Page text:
Trump: I don't think using the phrase 'Chinese virus' creates a stigma

President TrumpDonald TrumpHouse passes voting rights and elections reform bill DEA places agent seen outside Capitol during riot on leave Georgia Gov. Kemp says he'd 'absolutely' back Trump as 2024 nominee MORE said Tuesday that he doesn’t think using the phrase “Chinese virus” creates a stigma.

A reporter asked Trump during a Tuesday press briefing addressing the coronavirus outbreak about the criticism he has received about using the phrase “Chinese virus” to describe the coronavirus.

The president pushed back on the question, saying that “China was putting out information, which was false, that our military gave this to them.”


“That was false,” he said. “And rather than having an argument, I said I have to call it where it came from. It did come from China so I think it's a very accurate term.” 

A reporter asked a follow-up question about whether using the phrase “Chinese virus” creates a stigma. 

“No, I don’t think so,” Trump responded. “I think saying that our military gave it to them creates a stigma.”


Trump was referring to a Chinese government spokesman promoting a conspiracy theory last week that the U.S. Army brought the coronavirus to the country.

Several other Republican leaders, including Rep. Paul GosarPaul Anthony GosarRepublican rips GOP lawmakers for voting by proxy from CPAC Rep. Gosar denounces 'white racism' after controversial appearance Texas attorney general hits links with Trump before CPAC appearance MORE (R-Ariz.) and House Minority Leader Kevin McCarthyKevin McCarthyHouse passes voting rights and elections reform bill Parliamentarian strikes down Pelosi priority in aid package Democrats snipe on policy, GOP brawls over Trump MORE (R-Calif.), have referred to the coronavirus as the “Wuhan virus” or the “Chinese coronavirus.”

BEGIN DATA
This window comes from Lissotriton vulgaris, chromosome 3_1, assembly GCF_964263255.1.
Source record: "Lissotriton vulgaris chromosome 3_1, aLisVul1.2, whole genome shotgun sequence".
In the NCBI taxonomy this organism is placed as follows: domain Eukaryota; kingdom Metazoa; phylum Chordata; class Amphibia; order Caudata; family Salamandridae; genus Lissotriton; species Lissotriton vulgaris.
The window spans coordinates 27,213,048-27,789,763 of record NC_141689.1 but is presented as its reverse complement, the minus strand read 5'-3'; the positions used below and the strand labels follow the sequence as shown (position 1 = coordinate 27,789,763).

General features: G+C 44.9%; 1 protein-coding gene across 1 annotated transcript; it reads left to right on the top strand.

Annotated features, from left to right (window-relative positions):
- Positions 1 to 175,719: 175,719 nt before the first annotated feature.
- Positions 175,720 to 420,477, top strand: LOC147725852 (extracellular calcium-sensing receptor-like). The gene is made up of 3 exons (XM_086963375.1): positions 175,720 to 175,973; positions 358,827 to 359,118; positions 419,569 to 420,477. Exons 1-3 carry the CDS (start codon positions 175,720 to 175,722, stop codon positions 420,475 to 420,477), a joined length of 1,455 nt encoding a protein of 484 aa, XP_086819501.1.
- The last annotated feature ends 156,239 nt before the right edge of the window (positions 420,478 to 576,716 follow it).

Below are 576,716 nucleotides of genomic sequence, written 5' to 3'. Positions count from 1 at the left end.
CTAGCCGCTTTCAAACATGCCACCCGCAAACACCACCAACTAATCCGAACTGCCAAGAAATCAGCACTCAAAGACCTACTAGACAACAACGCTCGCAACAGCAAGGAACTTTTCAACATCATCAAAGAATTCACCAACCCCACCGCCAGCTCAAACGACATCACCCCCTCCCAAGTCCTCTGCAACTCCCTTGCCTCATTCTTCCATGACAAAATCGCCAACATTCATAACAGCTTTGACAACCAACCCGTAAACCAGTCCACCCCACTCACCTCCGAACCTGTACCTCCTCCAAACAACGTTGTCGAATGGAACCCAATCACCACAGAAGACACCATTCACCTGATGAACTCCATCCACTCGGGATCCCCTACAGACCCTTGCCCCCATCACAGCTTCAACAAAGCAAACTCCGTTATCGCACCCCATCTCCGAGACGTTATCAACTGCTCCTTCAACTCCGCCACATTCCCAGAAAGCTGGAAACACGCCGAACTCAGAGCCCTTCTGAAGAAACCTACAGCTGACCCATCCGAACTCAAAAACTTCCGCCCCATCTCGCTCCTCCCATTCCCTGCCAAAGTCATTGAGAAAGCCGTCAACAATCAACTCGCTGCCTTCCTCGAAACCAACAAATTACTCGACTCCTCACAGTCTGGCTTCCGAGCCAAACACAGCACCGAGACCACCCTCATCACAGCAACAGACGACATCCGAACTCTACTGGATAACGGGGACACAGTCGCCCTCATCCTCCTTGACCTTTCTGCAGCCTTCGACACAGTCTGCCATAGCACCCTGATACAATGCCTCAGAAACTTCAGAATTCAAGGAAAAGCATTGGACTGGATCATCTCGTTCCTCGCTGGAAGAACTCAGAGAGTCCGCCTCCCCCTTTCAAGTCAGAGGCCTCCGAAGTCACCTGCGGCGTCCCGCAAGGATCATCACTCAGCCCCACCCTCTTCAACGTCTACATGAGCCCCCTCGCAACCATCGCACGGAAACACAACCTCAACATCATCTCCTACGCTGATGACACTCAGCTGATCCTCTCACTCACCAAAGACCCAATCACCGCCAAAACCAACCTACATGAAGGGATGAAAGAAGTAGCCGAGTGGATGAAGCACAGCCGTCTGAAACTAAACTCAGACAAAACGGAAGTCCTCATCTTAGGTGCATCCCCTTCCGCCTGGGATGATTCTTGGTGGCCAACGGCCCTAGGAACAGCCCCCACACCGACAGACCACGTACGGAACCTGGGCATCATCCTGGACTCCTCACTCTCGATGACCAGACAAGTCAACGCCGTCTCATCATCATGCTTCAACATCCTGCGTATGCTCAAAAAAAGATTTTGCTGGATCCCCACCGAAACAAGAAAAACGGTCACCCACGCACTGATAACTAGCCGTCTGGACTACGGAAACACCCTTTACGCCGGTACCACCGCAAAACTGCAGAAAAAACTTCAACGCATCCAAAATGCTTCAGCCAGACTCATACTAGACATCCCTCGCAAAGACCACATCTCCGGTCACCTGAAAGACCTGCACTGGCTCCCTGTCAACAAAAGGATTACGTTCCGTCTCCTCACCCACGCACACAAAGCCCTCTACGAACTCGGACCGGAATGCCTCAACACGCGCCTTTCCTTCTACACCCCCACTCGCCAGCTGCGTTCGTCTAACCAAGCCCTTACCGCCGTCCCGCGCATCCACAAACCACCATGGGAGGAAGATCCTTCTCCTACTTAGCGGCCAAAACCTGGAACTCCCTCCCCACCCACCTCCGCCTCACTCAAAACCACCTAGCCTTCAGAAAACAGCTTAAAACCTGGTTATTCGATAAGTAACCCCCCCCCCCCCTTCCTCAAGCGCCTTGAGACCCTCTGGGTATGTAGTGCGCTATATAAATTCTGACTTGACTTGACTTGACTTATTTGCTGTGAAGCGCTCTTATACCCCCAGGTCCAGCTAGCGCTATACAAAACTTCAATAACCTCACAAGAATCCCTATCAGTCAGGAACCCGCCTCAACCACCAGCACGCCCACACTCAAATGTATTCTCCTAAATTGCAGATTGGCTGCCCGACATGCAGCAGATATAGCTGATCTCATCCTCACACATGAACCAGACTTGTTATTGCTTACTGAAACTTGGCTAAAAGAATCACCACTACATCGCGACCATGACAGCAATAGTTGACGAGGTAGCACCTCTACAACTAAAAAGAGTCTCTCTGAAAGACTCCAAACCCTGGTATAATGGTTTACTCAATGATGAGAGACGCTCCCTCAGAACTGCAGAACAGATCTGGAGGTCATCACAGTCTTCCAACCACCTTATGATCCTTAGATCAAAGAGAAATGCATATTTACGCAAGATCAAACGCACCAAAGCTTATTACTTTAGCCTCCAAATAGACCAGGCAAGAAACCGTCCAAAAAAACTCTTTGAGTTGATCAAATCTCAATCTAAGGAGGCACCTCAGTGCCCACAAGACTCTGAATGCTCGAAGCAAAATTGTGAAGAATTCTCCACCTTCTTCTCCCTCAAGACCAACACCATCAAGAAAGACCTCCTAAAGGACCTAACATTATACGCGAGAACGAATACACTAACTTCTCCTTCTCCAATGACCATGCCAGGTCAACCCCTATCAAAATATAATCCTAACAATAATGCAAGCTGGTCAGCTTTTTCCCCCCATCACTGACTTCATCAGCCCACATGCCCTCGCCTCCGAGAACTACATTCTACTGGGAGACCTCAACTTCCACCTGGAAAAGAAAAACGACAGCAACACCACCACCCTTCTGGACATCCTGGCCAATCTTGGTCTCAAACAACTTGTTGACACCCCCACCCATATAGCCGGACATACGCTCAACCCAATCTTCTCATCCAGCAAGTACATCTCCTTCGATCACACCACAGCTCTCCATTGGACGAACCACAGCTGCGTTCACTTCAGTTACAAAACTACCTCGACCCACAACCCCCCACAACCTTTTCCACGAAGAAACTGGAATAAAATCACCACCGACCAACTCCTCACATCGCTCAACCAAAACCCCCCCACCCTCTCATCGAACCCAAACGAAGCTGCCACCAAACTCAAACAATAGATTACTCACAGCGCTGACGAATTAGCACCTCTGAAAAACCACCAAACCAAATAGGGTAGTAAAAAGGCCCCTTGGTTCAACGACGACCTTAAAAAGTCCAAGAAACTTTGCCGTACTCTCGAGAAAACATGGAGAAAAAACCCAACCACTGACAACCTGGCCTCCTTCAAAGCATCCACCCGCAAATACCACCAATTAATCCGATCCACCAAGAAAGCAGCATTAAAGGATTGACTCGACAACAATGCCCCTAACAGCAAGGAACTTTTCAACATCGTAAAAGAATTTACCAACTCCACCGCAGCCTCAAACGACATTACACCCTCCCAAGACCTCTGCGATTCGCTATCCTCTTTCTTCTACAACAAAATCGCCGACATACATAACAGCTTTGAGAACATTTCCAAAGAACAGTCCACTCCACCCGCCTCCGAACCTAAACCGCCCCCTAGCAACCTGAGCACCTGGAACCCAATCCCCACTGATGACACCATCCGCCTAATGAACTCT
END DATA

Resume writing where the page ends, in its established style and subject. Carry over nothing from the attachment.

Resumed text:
Trump has also referred to the coronavirus as the “Chinese Virus” in past tweets.

The World Health Organization (WHO) has requested people stop calling the coronavirus the “Wuhan virus,” with WHO Director-General Tedros Adhanom Ghebreyesus saying the use of the term is “painful to see” and “more dangerous than the virus itself.” 


Centers for Disease Control and Prevention Director Robert Redfield chimed in last week, calling it "wrong" to label the virus as the "Chinese coronavirus."

Asian American leaders and representatives, including Rep. Grace MengGrace MengTanden withdraws nomination as Biden budget chief Pelosi, lawmakers denounce violence against Asian Americans House Democrat calls for demographic breakdown on COVID-19 vaccines MORE (D-N.Y.), have called out Republican lawmakers for using the phrases in question, with Meng calling it “embarrassing, disrespectful, offensive, and downright disgusting.”

The leaders of the Congressional Hispanic Caucus, the Congressional Black Caucus, the Congressional Native American Caucus and the Congressional Progressive Caucus have requested McCarthy and Gosar apologize.